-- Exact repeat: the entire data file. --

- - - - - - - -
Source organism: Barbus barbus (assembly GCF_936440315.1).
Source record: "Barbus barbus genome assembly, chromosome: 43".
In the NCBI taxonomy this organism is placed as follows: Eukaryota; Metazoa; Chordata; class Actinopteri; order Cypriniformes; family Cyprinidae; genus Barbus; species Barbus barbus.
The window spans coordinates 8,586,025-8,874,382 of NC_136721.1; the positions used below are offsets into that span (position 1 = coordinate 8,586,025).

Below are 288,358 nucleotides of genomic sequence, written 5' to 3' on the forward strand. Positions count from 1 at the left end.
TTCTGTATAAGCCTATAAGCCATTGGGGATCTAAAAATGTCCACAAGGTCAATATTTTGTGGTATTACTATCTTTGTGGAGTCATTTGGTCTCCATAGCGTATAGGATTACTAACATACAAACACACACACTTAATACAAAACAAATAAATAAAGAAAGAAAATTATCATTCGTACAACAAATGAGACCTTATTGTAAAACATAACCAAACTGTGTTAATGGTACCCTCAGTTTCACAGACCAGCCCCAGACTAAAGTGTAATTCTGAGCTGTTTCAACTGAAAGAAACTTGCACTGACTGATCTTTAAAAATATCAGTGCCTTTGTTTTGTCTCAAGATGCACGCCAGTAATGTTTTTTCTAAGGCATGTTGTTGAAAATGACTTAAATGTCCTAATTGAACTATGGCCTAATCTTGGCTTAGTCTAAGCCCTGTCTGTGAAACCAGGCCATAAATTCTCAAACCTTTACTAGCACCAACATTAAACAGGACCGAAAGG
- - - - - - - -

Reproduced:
Source organism: Barbus barbus (assembly GCF_936440315.1).
Source record: "Barbus barbus genome assembly, chromosome: 43".
In the NCBI taxonomy this organism is placed as follows: Eukaryota; Metazoa; Chordata; class Actinopteri; order Cypriniformes; family Cyprinidae; genus Barbus; species Barbus barbus.
The window spans coordinates 8,586,025-8,874,382 of NC_136721.1; the positions used below are offsets into that span (position 1 = coordinate 8,586,025).

Below are 288,358 nucleotides of genomic sequence, written 5' to 3' on the forward strand. Positions count from 1 at the left end.
TTCTGTATAAGCCTATAAGCCATTGGGGATCTAAAAATGTCCACAAGGTCAATATTTTGTGGTATTACTATCTTTGTGGAGTCATTTGGTCTCCATAGCGTATAGGATTACTAACATACAAACACACACACTTAATACAAAACAAATAAATAAAGAAAGAAAATTATCATTCGTACAACAAATGAGACCTTATTGTAAAACATAACCAAACTGTGTTAATGGTACCCTCAGTTTCACAGACCAGCCCCAGACTAAAGTGTAATTCTGAGCTGTTTCAACTGAAAGAAACTTGCACTGACTGATCTTTAAAAATATCAGTGCCTTTGTTTTGTCTCAAGATGCACGCCAGTAATGTTTTTTCTAAGGCATGTTGTTGAAAATGACTTAAATGTCCTAATTGAACTATGGCCTAATCTTGGCTTAGTCTAAGCCCTGTCTGTGAAACCAGGCCATAAATTCTCAAACCTTTACTAGCACCAACATTAAACAGGACCGAAAGG